Last Ditch Effort to Stop Illinois' Sales Ag Tax

Opposition to sales tax heats up, as Senate President Emil Jones joins forces with farmers. Compiled by staff

Published on: May 11, 2004

Illinois farmers launched a last ditch effort to get Governor Blagojevich to rescind his proposed sales tax on agricultural inputs, as a key lawmaker joined forces with agricultural groups.

Senate President Emil Jones (D-Chicago) told local farmers last week at a restaurant in Virgina, Ill., that he opposed the governor's proposal to introduce a 6.25% sales tax on feed, seed, fertilizer and chemicals. The Chicago Democrat said if the governor included the tax in the state budget bill, that he would not allow it to be called for a vote.

Senator Jones said the ag sales tax would cause hardship for Illinois farmers and rural communities that outweigh additional revenue for the state. It's likely that instead of paying the sales tax, affected farmers would take their business to surrounding states, without this tax.

"Farmers are in the commodity business and as such they are at the whims of the market. They can not pass along increased costs such as this tax to end customers," said Ron Kindred, vice president of the Illinois Soybean Association (ISA) from Atlanta.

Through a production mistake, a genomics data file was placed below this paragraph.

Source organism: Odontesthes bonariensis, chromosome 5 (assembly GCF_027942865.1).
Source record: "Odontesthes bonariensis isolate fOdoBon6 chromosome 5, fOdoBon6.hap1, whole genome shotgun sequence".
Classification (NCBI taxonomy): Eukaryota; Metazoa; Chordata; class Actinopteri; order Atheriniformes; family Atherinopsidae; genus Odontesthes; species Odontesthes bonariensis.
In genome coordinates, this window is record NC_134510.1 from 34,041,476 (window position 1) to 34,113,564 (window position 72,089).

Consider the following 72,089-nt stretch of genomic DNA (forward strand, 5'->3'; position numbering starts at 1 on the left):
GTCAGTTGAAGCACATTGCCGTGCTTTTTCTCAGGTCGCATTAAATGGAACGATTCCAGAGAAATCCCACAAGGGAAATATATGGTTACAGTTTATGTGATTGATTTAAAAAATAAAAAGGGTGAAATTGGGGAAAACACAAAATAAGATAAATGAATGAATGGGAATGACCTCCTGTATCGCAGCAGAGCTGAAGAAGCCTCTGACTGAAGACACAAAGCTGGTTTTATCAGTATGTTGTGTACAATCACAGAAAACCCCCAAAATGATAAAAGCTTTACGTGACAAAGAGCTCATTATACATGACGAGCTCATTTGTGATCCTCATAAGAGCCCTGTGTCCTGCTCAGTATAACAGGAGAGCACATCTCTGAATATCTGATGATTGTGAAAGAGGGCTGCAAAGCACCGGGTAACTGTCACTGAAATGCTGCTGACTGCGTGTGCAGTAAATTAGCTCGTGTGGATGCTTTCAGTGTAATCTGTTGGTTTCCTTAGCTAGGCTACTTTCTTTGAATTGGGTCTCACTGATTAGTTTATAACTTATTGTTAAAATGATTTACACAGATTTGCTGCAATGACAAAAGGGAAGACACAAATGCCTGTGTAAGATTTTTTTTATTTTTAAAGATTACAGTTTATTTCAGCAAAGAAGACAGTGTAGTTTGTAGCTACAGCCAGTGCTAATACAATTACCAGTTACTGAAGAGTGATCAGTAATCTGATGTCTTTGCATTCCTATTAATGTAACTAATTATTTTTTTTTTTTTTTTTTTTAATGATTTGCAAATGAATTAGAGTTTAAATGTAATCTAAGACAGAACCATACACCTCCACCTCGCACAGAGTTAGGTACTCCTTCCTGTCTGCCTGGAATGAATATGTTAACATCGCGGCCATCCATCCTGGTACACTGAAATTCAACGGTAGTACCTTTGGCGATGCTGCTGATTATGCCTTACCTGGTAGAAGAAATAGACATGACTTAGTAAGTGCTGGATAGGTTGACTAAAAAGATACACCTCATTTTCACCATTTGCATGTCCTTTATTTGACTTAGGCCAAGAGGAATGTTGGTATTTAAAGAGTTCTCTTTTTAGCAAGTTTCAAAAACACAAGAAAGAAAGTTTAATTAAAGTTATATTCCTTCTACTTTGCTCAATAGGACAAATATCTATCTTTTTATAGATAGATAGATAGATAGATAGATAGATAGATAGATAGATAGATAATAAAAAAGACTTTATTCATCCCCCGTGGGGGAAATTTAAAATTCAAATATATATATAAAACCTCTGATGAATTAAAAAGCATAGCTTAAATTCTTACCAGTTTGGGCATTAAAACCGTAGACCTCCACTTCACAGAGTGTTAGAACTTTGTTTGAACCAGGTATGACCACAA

Illinois Corn Growers Association and ISA are partnering with the Illinois Farm Bureau in asking all Illinois farmers to voice their concerns to the new ag taxes by calling the governor's office, using a toll free number, 1-888-WHY-CORN (888-949-2676).

"Our organizations recognize the governor and the General Assembly are trying to address serious budgetary problems and although their motives may be good, this tax is not the answer. It won't have the desired effect. If anything, it will harm the state's economy and we will lose jobs in this state. We can't afford to wait until planting is done. This is real, it's urgent and needs to be addressed today," said Martin Barbre, ICGA president of Carmi, Ill.

"The sales tax incentive is intended for farmers with over $1 million gross sales, however it is expected to effect all farmers either directly or indirectly, regardless of size. Fertilizer, chemical, seed and feed suppliers operate on a 80-20 rule. On average, 80% of the total input sales come from 20% of their customer base. These larger, productive farmers are the target of the input tax and from a business standpoint they will be forced to purchase their inputs from suppliers who do not have to assess the sales tax. These suppliers can be found over the Internet or in of the five states that border Illinois," said Jean Trobec, president of the Illinois Fertilizer And Chemical Association, Inc.

"The only option for these Illinois suppliers will be to raise costs for their remaining customers or close their doors, driving millions of dollars in tax revenue to neighboring states and putting unfair economic pressure on farmers who still try to buy from local businesses. Making Illinois the only state without a tax exemption is bad policy for farmers and for the entire Illinois economy," Kindred said.

"This effort is not partisan and it's not personal. This is about business survival and profitability. Our members need to call from their tractors and help the governor understand the true impact of this tax on our industry," Barbre said.